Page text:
What are aghori sadhus

The scary ones
Cannibal monks from Varanasi

They eat human flesh and drink from skulls: the customs of the Indian Aghori sound like something out of a horror film that you don't want to see. Why they still force people to look and how a monk managed to give the madness an unexpected twist.

When tourists encounter an aghori, all they see are apparently confused men with strange war paint sitting on the side of the road, drinking one joint after another. The Indians, however, have learned to respect the ascetic monks and even more: to fear.

The creepy cult followers are all about things that society has categorized as gross, creepy, and dirty. The Aghori are said to eat body parts of unidentified individuals, eat excrement, drink urine from skulls and smear their faces with ashes of the deceased.

Nobody messes with madmen

What sounds repulsive is a conscious demonstration of their unusual worldview. The Aghori deliberately play with the image of the mad - they claim they can predict the future and put people - children too - in fear and terror with their diabolical prophecies, bone chains and bloody animal sacrifices. Many followers of the thousand-year-old sect behave deliberately deranged in one moment in order to reinforce this illusion, in the other, they are surprisingly humorous and completely clear in their statements.

What sounds like someone is trying to justify their antisocial excesses in the name of a god is much more than that. Behind this is the firm belief in the meaninglessness of duality in life. The Aghori monks do not distinguish between good and bad, pure and impure.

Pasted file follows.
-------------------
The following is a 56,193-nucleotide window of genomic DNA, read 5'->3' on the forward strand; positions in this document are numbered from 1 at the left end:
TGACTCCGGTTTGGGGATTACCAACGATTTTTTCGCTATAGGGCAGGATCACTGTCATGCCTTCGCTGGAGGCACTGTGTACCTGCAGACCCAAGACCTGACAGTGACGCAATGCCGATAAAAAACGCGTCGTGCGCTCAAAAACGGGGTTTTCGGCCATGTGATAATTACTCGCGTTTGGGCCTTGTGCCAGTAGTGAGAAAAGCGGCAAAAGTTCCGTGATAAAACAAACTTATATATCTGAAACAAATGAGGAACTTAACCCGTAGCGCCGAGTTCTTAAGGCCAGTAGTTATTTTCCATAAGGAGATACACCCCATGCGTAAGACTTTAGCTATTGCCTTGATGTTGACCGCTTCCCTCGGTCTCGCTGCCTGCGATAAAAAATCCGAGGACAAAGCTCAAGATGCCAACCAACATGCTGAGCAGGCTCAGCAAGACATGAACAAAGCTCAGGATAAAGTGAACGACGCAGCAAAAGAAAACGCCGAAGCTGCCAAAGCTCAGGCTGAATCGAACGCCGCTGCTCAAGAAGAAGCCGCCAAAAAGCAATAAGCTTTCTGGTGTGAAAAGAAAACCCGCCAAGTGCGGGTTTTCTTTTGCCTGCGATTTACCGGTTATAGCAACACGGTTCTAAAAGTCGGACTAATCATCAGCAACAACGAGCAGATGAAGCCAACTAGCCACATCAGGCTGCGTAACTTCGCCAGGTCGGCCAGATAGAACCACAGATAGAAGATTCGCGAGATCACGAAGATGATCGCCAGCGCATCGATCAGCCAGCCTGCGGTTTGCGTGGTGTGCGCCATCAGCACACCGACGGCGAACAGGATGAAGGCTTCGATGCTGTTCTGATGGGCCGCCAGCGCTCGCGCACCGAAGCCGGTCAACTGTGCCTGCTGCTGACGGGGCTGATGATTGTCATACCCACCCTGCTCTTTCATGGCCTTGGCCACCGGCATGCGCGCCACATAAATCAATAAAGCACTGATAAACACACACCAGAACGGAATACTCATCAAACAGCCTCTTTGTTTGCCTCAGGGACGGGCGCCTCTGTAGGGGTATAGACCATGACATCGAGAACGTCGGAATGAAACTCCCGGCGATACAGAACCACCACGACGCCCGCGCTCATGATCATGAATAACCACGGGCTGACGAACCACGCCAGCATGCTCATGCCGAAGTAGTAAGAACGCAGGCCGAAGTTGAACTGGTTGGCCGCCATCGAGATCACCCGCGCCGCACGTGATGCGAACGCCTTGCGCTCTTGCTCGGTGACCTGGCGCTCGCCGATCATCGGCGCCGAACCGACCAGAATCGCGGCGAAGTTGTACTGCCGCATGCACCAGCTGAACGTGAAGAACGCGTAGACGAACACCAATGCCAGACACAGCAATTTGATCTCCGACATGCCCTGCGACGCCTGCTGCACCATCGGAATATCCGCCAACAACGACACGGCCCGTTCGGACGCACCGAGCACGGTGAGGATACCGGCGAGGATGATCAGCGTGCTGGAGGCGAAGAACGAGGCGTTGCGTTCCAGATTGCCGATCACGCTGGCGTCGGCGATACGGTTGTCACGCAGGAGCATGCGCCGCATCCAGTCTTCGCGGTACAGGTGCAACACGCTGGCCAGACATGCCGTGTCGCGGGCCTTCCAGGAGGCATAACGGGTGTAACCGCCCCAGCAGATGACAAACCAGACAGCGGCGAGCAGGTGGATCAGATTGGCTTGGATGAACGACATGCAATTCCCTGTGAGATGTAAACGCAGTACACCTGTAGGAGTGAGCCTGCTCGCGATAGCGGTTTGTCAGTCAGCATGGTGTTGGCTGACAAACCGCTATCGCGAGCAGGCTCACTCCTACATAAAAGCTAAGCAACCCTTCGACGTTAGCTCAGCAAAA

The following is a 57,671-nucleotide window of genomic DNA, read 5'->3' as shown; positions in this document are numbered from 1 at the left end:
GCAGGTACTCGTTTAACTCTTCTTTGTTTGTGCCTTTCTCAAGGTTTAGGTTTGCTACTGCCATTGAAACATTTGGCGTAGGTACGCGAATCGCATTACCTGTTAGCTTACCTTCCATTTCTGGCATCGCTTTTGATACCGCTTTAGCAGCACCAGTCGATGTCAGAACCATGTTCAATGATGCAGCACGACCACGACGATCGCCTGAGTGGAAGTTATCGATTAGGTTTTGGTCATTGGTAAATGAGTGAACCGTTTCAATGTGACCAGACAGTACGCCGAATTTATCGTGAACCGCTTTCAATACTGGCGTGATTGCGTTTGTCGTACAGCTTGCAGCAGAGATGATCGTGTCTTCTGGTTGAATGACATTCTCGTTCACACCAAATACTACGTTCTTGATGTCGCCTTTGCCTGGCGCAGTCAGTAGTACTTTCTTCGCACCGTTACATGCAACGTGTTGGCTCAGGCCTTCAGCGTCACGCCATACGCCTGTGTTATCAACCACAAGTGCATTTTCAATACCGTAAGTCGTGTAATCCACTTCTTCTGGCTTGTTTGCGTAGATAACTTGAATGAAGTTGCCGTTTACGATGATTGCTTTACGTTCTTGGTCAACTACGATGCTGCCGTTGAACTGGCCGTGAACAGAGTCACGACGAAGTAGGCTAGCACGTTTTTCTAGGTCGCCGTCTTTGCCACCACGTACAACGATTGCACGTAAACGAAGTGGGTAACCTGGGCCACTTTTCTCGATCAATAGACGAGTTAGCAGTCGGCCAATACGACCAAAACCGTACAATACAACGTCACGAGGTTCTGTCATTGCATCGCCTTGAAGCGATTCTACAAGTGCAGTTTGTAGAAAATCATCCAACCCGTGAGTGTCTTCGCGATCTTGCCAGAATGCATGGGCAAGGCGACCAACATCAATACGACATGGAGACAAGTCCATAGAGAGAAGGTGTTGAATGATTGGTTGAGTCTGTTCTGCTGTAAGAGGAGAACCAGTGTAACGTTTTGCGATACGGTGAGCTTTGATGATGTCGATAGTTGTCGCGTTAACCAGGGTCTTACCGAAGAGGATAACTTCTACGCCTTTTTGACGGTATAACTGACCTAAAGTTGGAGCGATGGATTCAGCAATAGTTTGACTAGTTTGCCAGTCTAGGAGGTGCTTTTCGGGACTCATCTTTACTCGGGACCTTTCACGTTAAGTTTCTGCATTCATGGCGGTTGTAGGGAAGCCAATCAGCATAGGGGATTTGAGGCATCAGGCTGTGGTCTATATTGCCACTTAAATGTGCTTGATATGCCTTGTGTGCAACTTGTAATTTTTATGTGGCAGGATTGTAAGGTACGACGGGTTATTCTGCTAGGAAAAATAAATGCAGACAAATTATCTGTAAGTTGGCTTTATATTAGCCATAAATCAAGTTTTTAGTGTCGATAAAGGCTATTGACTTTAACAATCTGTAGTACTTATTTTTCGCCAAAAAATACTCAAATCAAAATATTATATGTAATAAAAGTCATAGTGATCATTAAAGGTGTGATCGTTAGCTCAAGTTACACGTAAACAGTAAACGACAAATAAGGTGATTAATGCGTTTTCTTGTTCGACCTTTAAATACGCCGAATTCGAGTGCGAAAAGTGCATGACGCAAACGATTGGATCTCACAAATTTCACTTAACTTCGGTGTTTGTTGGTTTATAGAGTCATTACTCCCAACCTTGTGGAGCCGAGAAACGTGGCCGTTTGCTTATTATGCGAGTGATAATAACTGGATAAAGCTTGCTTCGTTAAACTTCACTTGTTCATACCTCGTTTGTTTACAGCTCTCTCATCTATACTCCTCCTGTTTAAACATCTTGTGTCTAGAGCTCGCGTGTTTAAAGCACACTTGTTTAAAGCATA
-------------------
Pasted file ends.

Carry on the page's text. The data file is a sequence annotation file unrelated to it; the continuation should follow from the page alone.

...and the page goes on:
Train off trained fear

Men believe that all human beings are perfect aghori when they are born. But parents and society trained them to be afraid from an early age. Little by little the children are then aware of their own mortality, they learn to fear it and try to overcome this fear by completely ignoring death. With their unusual lifestyle, the Aghori want to unlearn what they believe to have been trained mechanisms and thus minimize the "suffering of the world". A mixture of marijuana, alcohol and left tantra should help them to expand their consciousness.

The aghori and the speechless "worldly"

The Hindu Ganesh Mohan describes on his blog his encounter with a real "Aghori Baba" who was sitting alone and meditating on the Ganges. When the traveler asked the man why the believer was using marijuana and doing all these scary things, he smiled and said, "All you see is how we eat meat, smoke weed and do things that you humans call 'scary stuff What you cannot see is the subtle and mysterious connection between things. We use human skulls, blood and bones for our rituals because they remind us of our human body.

"I don't smoke weed for pleasure."

How many times a day do you think about the fact that we die a little with every breath we take? You worldly people think about life as if you never have to die and so you do not endure anything that reminds you of death. Is there a difference between an aghori smoking weed and an immature boy lighting a joint at the disco? For you there is none, because for you only the material thing counts (marijuana, drugs). But the difference is the experience and the intention. I don't smoke weed for pleasure, I don't wear clothes, I don't own a penny, I don't have worldly relationships with anyone, I've broken off almost everything. And what for? To smoke weed and have fun doing it? Enjoyment means nothing to me. Enjoyment is for the worldly. I smoke weed because it helps me to concentrate and to perform extreme yoga practices, "said the aghori to his now speechless counterpart.

┬╗Enjoyment means nothing to me. Enjoyment is for the worldly. "

The Aghori have an estimated thousand followers, a large part of which can be found in Varanasi, India. This is also where the grave of Kina Rama, the likely founder of the sect from the 18th century, is located.

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